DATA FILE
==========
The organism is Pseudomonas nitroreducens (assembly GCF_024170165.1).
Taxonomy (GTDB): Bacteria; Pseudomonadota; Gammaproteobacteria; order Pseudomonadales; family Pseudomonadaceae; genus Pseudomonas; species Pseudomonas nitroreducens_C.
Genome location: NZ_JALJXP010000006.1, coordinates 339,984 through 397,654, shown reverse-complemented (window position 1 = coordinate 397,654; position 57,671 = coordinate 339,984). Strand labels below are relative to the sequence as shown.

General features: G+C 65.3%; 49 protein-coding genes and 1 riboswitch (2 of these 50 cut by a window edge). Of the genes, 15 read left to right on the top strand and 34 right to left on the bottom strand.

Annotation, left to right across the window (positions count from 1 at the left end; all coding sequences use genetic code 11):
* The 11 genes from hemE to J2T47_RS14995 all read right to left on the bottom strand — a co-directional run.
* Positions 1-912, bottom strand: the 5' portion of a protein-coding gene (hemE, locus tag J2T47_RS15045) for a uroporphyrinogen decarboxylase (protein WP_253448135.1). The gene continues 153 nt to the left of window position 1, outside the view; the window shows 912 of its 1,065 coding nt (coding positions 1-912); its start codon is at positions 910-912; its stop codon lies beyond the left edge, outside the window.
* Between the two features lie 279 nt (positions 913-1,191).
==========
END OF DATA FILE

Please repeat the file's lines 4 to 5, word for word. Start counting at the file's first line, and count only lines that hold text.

General features: G+C 65.3%; 49 protein-coding genes and 1 riboswitch (2 of these 50 cut by a window edge). Of the genes, 15 read left to right on the top strand and 34 right to left on the bottom strand.

Annotation, left to right across the window (positions count from 1 at the left end; all coding sequences use genetic code 11):